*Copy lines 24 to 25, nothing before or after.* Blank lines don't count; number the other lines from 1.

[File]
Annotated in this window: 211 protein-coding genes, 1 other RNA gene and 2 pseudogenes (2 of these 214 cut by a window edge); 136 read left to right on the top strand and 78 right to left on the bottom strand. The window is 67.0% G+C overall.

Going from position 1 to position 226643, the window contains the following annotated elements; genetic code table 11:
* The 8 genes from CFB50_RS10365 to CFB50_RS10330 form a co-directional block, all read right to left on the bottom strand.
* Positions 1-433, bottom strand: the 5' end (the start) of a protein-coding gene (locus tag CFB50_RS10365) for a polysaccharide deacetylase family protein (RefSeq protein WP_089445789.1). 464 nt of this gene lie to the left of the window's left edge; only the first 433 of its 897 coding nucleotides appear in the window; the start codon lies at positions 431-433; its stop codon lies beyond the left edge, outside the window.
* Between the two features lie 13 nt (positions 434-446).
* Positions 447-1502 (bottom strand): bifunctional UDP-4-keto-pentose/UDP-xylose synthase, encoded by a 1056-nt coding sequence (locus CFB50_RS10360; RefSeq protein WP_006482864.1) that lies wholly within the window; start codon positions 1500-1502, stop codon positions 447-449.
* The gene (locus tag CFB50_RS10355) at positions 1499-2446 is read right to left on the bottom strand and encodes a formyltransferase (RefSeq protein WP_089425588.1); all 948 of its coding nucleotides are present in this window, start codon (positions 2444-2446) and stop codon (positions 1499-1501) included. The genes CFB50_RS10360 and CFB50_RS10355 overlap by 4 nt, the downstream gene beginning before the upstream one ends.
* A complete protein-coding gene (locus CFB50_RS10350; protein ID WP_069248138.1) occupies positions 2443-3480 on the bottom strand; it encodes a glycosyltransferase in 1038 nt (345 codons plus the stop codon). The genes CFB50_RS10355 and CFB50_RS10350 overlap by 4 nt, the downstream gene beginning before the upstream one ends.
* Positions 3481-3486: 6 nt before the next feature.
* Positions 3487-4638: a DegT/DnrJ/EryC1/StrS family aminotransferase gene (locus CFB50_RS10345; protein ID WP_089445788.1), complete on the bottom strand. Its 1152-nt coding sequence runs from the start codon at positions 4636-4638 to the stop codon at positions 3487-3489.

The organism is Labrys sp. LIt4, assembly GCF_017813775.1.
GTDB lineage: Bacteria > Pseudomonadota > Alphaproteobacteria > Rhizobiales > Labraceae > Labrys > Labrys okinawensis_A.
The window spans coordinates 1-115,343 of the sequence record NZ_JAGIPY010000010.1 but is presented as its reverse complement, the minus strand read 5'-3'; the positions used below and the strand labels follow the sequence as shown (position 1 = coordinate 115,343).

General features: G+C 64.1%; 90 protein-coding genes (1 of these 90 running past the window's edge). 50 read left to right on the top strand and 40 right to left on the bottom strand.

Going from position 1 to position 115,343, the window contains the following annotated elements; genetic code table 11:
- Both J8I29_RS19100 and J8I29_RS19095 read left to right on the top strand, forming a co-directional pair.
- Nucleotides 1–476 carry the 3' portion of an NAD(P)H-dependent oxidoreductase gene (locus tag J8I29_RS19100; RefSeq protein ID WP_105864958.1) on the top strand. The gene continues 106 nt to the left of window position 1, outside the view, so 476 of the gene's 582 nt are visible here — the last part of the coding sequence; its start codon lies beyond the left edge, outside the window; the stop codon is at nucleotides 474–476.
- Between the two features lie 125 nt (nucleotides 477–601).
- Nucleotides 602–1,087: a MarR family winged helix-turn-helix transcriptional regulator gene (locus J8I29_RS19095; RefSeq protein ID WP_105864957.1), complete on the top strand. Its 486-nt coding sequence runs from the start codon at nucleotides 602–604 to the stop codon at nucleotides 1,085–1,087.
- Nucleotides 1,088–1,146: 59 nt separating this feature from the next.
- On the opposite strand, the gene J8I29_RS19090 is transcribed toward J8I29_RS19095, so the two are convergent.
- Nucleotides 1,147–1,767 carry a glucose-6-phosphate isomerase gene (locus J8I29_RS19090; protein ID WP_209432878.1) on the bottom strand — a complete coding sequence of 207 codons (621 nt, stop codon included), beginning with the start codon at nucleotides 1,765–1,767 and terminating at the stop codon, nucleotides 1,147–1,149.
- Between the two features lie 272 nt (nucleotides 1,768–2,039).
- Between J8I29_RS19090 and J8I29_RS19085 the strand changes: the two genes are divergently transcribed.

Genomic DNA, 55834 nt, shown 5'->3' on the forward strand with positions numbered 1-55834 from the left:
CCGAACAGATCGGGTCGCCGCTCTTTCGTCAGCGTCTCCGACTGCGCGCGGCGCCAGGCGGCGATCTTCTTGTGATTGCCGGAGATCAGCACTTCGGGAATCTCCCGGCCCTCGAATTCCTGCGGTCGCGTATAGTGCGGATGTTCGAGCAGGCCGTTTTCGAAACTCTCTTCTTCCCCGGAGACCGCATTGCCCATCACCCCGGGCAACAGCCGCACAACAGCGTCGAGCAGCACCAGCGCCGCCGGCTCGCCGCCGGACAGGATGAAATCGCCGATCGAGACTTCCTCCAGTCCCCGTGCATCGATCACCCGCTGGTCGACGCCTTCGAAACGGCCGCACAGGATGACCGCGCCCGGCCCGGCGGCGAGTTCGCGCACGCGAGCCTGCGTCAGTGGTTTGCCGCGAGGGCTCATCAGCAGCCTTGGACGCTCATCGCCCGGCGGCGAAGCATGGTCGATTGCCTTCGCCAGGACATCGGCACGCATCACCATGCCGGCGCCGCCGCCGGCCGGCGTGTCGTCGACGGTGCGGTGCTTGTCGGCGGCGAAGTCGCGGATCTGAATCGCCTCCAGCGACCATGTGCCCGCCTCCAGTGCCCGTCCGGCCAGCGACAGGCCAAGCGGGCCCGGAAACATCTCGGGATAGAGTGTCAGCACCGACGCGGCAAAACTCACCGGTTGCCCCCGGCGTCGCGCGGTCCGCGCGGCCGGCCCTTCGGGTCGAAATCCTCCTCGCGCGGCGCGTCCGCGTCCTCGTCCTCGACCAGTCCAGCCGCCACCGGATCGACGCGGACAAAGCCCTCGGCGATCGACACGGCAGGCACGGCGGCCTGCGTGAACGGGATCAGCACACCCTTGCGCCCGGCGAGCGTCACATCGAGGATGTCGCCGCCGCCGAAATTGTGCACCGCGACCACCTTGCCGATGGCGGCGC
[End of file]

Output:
- Between J8I29_RS19090 and J8I29_RS19085 the strand changes: the two genes are divergently transcribed.

Genomic DNA, 55834 nt, shown 5'->3' on the forward strand with positions numbered 1-55834 from the left: